How many in a field
of wheat, and to whom
do they belong? O death, O
grave, Bright star, thou bleeding piece 
of earth, thou shouldst be
living at this hour, world without
synonym, amen. But I
digress, turn away like Giotto’s
contrapposto Christ, apostle
of contrecoeur—nothing like the cardinal 
calling this morning, the third 
fifty-degree day at the end 
of December, to his cinnamon 
mate. The headline says, "Pope Calls 
Cardinals to Rome." But will they
come? It is written above—superscript, sign,
omission—a gentle tender insinuation
that makes it very difficult to definitely
decide to do without it. One does
do without it, I
do, I mostly always do, but
I cannot deny that from time
to time I feel myself
having regrets and from time to
time I put it in. This do in remembrance
of me, your only wick
to light. For where two
or three are gathered in 
my name, like snow in April, lid
on a coffin, ice on the lake, I’ll come
between you and yours; I give you
my word.


No one says it 
anymore, my darling, 
not to the green leaves 
in March, not to the stars 
backing up each night, certainly 
not in the nest
of rapture, who 
in the beginning was 
an owl, rustling 
just after silence, whose 
very presence drew 
a mob of birds--flickers, 
finches, chickadees, five cardinals 
to a tree--the way a word 
excites its meanings. Who 
cooks for you, it calls, Who looks
for you? Sheaf of feathers, chief 
of bone, the owl stands 
upon the branch, but does he 
understand it, think my revel, 
my banquet, my tumult, 
delight? The Irish have a word 
for what can't be 
replaced: mavourneen, my 
darling, second cousin once 
removed of memory, what is not 
forgotten, as truth was 
defined by the Greeks. 
It's the names
on the stones in the cemetery 
that ring out like rungs
on a ladder or the past 
tense of bells: Nathaniel Joy, 
Elizabeth Joy, Amos 
Joy and Wilder Joy, 
and it all comes down 
to the conclusion 
of the cardinal: pretty, pretty, pretty 
pretty--but pretty what? 
In her strip search 
of scripture, St. Teresa 
was seized, my darling, rapt 
amid the chatter
and flutter of well-coiffed 
words, the owl 
in the shagbark hickory, 
and all the attending dangers 
like physicians 
of the heard.


My mother said that Uncle Fred had a purple
heart, the right side of his body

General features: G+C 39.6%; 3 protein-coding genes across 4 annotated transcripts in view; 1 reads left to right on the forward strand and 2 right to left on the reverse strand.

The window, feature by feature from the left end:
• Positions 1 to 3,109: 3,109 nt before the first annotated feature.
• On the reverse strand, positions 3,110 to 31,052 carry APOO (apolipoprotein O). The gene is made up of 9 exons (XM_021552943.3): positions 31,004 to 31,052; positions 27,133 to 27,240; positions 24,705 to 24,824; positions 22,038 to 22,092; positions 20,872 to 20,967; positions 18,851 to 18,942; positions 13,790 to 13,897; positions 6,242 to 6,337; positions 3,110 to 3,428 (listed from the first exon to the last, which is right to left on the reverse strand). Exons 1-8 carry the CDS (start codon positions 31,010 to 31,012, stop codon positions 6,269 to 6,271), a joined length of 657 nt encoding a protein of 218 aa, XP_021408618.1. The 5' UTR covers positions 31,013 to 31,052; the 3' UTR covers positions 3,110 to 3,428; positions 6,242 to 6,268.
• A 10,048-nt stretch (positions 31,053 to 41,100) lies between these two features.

blown off in Italy in World War II,
and I saw reddish blue figs
dropping from the hole
in his chest, the violet litter
of the jacaranda, heard the sentence
buckle, unbuckle like a belt
before opening the way
a feed sack opens all
at once when the string is pulled
in just the right place:
the water in the corn pot
boils, someone is slapped, and summer
rain splatters as you go out
to slop the hogs. We drove home
over the Potomac while the lights spread
their tails across the water, comets
leaving comments on a blackboard
sky like the powdered sugar
medieval physicians blew
into patients' eyes to cure
their blindness. At dusk,
fish rise, their new moons
etching the water like Venn diagrams
for Robert's Rules of Order
surfaced at last, and I would like to
make a motion, move
to amend: point of information, point
of order. I move to amend
the amendment and want
to call the question, table
the discussion, bed
some roses, and roof the exclamation
of the Great Blue heron sliding
overhead, its feet following flight
the way a period haunts
a sentence: she said that
on the mountain where they grew
up, there were two kinds
of cherries—red heart
and black heart—both of them

Beautiful Thinking

                           Each morning, before the sun rises
over the bay of Villefranche-sur-Mer
                           on the Côte d’Azur, cruise ships drop anchor

so that motor launches from shore
                           can nurse alongside. All afternoon we studied
les structures où nous sommes l’objet, structures

                           in which we are the object—le soleil
me dérange, le Côte d’Azur nous manque—
                          while the pompiers angled their Bombardiers

down to the sea, skimming its surface
                           like pelicans and rising, filled
with water to drop on inland, inaccessible

                          wildfires. Once, a swimmer was found face down
in a tree like the unfledged robin I saw
                          flung to the ground, rowing

its pink shoulders as if in the middle
                          of the butterfly stroke, rising a moment
above water. Oiseau is the shortest word

                          in French to use all five vowels: “the soul
and tie of every word,” which Dante named
                          auieo. All through December, a ladybug circles

high around the kitchen walls looking for
                         spring, the way we search for a word that will                                         hold
all vows and avowals: eunoia, Greek

                         for “beautiful thinking,” because the world’s
a magic slate, sleight of hand—now
                         you see it, now you don’t—not exactly

a slight, although in Elizabethan English, “nothing”
                         was pronounced “noting.” In the Bodleian                                               Library
at Oxford, letters of the alphabet hang

                         from the ceiling like the teats
of the wolf that suckled Romulus
                         and Remus, but their alibi

keeps changing, slate gray like the sea’s
                        massage: You were more in me than I was
in me. . . . You remained within while I

                        went outside. Hard to say
whether it was Augustine
                        speaking to God or my mother

talking to me. Gulls ink the sky
                       with view, while waves throw themselves
on the mercy of the shore.